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The Crown Series 4 – Netflix 2020

Clearly for many viewers the arrival of season 4 of the Crown on Netflix this November has been one of the highlights of the second lockdown of 2020.

These 10 episodes of about 50 minutes each follow the Queen, her family and the British government through the 1980s to the early 1990s. That means Mrs Thatcher as the first female Prime Minister, the Miners’ strike, spiralling unemployment, the troubles in Northern Island, the murder of Lord Mountbatten, the wedding of Charles and Diana, and the Falklands war.

This season also includes the “fairytale” of the royal wedding turning into a nightmare and the ousting of Mrs Thatcher from Downing Street.

I remember living through all of this. One of the questions that people have been asking is: “How much of this is true?” The programmes, as with Series 1-3 require the reconstruction – some might say the fabrication – of events and conversations.

Some might well be fair guesses, based on public record or leaks from those close to the sources, but we cannot be sure. We must wait for season 5 for the birth of the digital age, which has almost left no private space standing in our society.

What is clear is that the series provides a snapshot of a slice of our national life.

We see a growing sense of individualism, entitlement, the blindness of social and class division and the cult of the personality. All of these trends have emerged more and more in the past 30 years.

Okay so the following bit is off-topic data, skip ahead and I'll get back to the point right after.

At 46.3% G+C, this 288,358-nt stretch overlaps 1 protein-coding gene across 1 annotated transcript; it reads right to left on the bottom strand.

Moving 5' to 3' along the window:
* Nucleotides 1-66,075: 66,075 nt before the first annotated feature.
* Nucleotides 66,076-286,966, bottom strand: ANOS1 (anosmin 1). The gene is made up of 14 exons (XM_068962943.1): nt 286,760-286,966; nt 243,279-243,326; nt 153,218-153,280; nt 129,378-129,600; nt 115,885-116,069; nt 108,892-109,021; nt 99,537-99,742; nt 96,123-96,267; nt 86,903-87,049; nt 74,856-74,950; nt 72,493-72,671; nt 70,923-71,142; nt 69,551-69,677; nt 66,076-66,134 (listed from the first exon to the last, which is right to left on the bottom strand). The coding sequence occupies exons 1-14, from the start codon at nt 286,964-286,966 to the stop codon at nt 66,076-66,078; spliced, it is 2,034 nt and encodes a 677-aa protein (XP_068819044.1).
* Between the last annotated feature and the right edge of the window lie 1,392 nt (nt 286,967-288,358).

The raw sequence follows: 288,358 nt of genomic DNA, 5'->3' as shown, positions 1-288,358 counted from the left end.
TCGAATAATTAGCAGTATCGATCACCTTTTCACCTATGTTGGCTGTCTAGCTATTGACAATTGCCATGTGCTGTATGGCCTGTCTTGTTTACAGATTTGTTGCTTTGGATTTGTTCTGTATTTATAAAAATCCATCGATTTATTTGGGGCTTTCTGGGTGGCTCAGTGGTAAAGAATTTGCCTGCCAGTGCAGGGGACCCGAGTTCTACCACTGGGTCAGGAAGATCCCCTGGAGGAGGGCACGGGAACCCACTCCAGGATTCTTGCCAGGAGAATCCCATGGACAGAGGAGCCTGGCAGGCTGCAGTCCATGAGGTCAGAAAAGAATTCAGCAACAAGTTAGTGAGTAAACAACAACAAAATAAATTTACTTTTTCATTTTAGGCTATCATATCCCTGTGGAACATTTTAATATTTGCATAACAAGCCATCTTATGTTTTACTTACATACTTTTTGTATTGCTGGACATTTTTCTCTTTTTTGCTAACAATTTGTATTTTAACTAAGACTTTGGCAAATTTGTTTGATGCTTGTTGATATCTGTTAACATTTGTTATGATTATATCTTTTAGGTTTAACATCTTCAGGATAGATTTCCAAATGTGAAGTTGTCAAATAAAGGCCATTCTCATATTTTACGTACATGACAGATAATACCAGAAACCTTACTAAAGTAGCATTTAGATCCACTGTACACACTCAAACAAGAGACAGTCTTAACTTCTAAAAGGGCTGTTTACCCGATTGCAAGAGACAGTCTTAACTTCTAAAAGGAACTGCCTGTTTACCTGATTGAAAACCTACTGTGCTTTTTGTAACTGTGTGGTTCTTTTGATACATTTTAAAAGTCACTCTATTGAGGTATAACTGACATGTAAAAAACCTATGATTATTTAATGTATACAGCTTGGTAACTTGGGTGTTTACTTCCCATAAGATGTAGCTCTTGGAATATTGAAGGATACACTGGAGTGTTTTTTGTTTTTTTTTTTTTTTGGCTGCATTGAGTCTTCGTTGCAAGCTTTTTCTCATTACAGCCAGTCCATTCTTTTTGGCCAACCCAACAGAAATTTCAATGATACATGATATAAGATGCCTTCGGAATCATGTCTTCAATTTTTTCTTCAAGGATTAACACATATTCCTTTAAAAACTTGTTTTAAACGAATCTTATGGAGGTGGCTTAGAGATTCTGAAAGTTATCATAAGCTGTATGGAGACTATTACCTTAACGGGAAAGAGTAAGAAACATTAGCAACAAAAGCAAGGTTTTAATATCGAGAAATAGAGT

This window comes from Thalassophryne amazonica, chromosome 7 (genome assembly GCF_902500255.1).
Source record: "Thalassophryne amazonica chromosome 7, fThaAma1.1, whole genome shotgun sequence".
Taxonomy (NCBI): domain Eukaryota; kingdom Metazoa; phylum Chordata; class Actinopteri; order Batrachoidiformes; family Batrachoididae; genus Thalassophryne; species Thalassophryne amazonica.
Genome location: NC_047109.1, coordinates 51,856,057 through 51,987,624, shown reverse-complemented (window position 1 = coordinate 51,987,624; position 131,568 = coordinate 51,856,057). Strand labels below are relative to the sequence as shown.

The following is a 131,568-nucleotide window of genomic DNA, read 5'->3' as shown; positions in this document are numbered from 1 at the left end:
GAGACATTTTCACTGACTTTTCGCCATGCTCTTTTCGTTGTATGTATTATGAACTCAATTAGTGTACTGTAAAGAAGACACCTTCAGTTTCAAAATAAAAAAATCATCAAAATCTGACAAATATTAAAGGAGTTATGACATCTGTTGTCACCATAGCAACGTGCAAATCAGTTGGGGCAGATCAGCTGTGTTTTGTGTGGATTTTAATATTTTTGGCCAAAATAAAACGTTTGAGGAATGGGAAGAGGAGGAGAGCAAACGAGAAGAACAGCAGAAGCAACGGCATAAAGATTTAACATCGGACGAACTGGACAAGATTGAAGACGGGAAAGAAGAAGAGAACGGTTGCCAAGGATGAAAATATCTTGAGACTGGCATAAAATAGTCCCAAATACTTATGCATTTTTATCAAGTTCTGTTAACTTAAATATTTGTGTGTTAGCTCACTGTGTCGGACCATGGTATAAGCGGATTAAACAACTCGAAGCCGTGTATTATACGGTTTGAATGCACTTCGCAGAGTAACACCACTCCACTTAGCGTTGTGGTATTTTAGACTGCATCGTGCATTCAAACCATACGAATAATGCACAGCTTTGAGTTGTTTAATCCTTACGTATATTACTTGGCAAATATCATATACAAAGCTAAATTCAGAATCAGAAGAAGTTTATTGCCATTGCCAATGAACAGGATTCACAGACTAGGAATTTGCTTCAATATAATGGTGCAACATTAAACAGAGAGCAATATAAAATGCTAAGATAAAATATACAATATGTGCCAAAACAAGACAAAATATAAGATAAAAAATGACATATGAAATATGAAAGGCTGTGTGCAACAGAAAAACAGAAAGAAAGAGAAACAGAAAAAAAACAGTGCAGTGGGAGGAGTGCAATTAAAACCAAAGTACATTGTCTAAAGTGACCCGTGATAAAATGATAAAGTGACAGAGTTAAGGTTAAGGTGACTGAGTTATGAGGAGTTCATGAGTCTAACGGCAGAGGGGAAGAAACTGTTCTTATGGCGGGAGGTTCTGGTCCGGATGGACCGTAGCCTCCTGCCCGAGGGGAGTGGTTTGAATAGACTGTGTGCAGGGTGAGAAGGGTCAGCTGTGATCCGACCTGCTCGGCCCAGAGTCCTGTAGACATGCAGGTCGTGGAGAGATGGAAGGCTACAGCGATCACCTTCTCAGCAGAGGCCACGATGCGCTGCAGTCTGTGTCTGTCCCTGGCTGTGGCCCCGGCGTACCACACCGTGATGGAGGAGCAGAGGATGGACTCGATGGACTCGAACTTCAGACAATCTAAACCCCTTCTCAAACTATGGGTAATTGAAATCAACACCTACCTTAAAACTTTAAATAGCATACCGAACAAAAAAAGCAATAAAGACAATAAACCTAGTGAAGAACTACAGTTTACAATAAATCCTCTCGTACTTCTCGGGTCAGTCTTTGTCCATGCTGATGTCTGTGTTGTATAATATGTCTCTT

What should Christians make of this? We see the Queen on one occasion fall to her knees in prayer before going to bed. In an exchange with Mrs Thatcher, as she is about to leave office, the Queen talks about what they have in common, which includes their shared Christian faith. Whilst this is noted, there appears to be little sign of its impact on the lives or actions of either woman.

Subsequent decades have revealed more of the private faith of our Queen, yet looking at the history of our nation, the myth of Christian Britain has worn paper thin. Perhaps we need to get our historical facts elsewhere, but we do get a fascinating glimpse of human interactions in this series that should humble us and lead us to pray: “Your kingdom come. Your will be done on earth as it is in heaven.”

John Woods is a writer and Bible teacher based in West Sussex

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